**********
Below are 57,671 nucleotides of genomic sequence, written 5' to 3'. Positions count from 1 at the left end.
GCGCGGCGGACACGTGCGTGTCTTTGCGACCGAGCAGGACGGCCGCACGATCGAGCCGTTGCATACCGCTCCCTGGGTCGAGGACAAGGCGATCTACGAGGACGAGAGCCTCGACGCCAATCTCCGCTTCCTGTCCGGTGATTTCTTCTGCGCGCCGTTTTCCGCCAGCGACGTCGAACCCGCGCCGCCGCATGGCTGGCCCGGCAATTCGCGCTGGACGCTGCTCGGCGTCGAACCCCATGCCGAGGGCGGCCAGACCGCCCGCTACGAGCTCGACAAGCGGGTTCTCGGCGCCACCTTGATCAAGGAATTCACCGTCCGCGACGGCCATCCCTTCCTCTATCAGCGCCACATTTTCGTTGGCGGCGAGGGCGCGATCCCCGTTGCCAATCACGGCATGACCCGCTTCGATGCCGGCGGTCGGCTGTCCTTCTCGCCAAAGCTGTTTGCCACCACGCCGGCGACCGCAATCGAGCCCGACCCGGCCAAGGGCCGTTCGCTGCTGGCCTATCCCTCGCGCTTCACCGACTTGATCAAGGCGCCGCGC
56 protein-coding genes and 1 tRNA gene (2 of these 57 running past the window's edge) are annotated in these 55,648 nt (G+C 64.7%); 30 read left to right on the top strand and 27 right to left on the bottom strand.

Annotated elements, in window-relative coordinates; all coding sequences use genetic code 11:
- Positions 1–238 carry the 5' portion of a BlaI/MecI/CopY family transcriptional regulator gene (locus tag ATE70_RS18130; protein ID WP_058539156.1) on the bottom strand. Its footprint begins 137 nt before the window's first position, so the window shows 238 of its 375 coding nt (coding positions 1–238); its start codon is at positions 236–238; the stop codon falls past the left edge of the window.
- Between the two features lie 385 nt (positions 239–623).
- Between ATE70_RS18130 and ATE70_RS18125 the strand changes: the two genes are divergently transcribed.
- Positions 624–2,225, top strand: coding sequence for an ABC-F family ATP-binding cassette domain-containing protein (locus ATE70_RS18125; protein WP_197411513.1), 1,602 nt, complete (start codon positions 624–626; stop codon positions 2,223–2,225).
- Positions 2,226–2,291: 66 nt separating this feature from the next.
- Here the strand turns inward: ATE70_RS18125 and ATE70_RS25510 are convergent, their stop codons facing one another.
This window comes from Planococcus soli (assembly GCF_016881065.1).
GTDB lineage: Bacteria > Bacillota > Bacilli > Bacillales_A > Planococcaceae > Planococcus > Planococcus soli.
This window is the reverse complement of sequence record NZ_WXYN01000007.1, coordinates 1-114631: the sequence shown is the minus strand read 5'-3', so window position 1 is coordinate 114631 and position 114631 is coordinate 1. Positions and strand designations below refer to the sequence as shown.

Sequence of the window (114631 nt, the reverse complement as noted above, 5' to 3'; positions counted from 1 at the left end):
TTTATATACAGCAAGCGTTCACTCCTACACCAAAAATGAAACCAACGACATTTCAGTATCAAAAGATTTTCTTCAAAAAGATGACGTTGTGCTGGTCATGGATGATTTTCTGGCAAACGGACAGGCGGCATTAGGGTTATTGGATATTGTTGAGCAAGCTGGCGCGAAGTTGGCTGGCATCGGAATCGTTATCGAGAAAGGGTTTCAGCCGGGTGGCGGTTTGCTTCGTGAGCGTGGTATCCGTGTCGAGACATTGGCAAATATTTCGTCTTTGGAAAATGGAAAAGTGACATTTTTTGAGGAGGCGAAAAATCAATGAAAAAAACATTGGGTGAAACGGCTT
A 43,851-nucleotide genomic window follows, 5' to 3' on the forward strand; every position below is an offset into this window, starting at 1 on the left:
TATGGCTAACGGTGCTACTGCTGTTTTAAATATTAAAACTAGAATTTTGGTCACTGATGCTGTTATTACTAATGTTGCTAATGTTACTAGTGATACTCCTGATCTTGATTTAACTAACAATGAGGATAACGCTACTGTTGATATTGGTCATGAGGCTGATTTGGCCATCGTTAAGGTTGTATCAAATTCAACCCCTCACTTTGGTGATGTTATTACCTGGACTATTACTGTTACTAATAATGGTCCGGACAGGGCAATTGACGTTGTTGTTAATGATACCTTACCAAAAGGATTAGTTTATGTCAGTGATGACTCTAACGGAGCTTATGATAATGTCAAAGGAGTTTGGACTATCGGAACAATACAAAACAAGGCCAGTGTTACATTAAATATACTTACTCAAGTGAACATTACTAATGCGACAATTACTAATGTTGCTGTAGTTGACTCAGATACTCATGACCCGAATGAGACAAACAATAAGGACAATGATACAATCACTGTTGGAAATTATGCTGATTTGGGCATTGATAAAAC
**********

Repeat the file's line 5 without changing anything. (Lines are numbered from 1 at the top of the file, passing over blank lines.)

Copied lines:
- Positions 1–238 carry the 5' portion of a BlaI/MecI/CopY family transcriptional regulator gene (locus tag ATE70_RS18130; protein ID WP_058539156.1) on the bottom strand. Its footprint begins 137 nt before the window's first position, so the window shows 238 of its 375 coding nt (coding positions 1–238); its start codon is at positions 236–238; the stop codon falls past the left edge of the window.